FROM Kate Obenshain
Has the 'Year of the Woman' Finally Arrived? When the new Congress opens for business, a record 20 percent of the Senators will be women. In the House, they've increased their numbers from 52 to 61. The State of New Hampshire will send an all-female delegation to the Senate and Congress. But women were 53 percent of Tuesday's voters. Are they even close to having a fair share of political power? Why are there are more female Democrats in leadership roles than Republicans? Are there issues that unite women across party lines? We hear more about newly elected women and their prospects for effectiveness in institutions still dominated by men.
The Random Nature of Political Scandal New York Democrat Anthony Weiner resigned without any evidence he ever committed a crime. Was it because fellow Democrats didn't back him up, even though there's no evidence he was anything more than an Internet exhibitionist . Was it because he lied about tweeting those pictures? Louisiana's Republican Senator David Vitter was re-elected, despite being well known to patronize prostitutes. Was it because he never tweeted at all? Why is one public figure run out of town while another one rides out the storm? Is the private morality of public figures subject to double standards? Should Americans, their leaders and the media be less obsessed with the sex-life of politicians or are they just being human?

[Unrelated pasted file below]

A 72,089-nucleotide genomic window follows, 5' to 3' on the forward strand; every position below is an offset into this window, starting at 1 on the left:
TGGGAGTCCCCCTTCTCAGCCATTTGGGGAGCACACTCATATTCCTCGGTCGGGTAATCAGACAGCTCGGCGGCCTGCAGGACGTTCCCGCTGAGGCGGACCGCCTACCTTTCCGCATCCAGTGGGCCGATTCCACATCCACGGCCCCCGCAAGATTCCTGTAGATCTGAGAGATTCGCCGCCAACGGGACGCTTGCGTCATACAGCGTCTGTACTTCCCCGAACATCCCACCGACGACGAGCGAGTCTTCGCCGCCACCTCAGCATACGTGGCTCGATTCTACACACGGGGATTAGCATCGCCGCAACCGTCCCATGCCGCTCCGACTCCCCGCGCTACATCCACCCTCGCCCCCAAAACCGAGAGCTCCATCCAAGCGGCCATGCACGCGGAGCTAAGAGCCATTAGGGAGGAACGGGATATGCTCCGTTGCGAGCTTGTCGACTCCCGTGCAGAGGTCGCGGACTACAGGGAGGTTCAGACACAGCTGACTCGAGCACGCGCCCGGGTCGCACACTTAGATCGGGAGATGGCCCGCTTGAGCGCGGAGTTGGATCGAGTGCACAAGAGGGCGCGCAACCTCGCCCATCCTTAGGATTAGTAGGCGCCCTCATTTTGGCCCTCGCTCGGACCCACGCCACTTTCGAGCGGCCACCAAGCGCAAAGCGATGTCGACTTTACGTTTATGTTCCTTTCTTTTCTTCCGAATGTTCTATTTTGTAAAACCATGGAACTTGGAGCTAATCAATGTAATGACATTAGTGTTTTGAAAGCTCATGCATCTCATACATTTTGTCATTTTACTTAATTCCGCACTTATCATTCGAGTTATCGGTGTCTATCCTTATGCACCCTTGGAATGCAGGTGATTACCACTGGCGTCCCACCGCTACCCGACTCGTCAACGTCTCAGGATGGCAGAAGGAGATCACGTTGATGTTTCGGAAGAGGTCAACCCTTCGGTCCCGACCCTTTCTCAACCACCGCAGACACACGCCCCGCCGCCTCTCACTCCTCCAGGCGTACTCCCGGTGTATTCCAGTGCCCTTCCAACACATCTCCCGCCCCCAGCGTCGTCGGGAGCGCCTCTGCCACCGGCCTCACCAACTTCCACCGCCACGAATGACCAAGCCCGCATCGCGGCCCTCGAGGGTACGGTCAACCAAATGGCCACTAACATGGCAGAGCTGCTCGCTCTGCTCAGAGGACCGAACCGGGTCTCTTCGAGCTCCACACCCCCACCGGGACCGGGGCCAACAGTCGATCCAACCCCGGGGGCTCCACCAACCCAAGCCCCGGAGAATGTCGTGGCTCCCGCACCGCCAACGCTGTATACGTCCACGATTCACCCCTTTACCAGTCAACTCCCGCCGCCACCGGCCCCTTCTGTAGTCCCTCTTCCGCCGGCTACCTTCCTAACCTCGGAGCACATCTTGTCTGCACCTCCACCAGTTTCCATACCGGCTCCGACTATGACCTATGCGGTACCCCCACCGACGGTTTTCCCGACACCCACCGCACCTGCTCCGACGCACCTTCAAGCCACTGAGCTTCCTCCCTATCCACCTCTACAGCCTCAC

East Asia: President Trump's first foreign policy test Starting with North Korea's latest test of nuclear missiles, a chain of events is causing instability in Asia. Could it turn into the first real foreign policy crisis of the Trump Administration?
Getting answers on phone taps, Russia and leaking The Directors of the FBI and the NSA testified on Capitol Hill today there's no evidence for President Trump's claim he was wire-tapped by former President Obama. We'll hear about that and the investigation into Russian tampering with last year's presidential campaign.